You also better have the physical space available. To restore 1 car, you need either 2 garage bays, or 1 garage bay and a bunch of storage space available in the attic or in a storage shed. When you start pulling parts off a car, it is amazing how much room you need to store these parts. A lot of people will have a 2 car garage that they don’t use for parking their daily drivers. Maybe you have parked in one bay an old Alfa Spider that is only driven in nice weather during half the year. So you figure that you can buy that non-running Milano Verde for cheap and restore it in the space next to that Spider. During the winter you start pulling parts off the Milano and storing them on top of and behind the Spider. Time passes; now you have 2 cars in the garage that can’t be driven. Your spouse starts to question the wisdom of all this more frequently.



During my project I had a various times parts stored in the 2 car garage, parts in the attic above the 2 car garage, parts in the single car garage, parts in the attic above the single car garage, and parts in the spare bedroom. Space. What if your buddy who lives across town has some space available? This will only exacerbate all of the problems listed above, and would only be a positive if your spouse wants to see as little of you as possible.


Then suppose you are half way thru your current resto project, and the right car for your next resto project comes on the market. The right condition of car at the right price located in the right place. (This happened to me.) What do you do? If you jump on it, what about space?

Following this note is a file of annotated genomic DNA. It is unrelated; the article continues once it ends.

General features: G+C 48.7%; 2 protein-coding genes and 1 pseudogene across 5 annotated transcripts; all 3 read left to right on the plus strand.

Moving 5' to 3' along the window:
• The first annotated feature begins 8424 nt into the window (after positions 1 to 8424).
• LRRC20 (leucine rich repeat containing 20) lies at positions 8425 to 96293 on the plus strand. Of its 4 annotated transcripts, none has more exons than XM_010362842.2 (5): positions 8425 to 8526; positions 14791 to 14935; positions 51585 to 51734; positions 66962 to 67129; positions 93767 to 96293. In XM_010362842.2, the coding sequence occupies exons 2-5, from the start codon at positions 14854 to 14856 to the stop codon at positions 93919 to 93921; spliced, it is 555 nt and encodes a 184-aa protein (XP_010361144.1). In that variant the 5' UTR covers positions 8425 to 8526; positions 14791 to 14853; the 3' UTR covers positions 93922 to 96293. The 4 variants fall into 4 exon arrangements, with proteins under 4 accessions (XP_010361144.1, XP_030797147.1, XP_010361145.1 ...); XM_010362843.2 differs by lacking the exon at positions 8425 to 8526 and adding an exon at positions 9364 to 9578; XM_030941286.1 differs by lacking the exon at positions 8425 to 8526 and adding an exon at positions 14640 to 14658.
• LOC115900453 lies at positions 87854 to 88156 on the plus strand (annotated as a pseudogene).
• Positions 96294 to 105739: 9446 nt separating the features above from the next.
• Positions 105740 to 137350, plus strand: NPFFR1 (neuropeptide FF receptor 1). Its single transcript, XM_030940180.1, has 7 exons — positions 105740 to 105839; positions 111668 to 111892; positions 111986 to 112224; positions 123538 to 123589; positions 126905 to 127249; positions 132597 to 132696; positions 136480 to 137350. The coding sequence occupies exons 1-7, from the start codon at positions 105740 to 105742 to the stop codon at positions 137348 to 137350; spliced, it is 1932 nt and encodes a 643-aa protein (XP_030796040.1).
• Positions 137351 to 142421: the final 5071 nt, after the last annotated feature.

When I did the restoration of my 164, I finished restoring the interior before doing anything else on the car. On my current GTV6 restoration, I am also doing the interior first (I have the interior mostly reassembled). This may seem totally bass ackwards to many people. But I think this is the best way to go FOR CARS THAT ARE RUNNERS WHEN YOU ACQUIRE THEM. I think it is very useful to drive the project car for at least 500 miles before starting to tear the mechanicals apart. You have the chance to assess the cold starting and hot starting of the car. The cold idle and the hot idle. How are the clutch and the gearbox cold and hot? How are the suspension, steering, and brakes? What bearings are groaning? What other weird noises are coming from the car? Where are fluids leaking from? You are not going to learn all of this from a 5 mile test drive.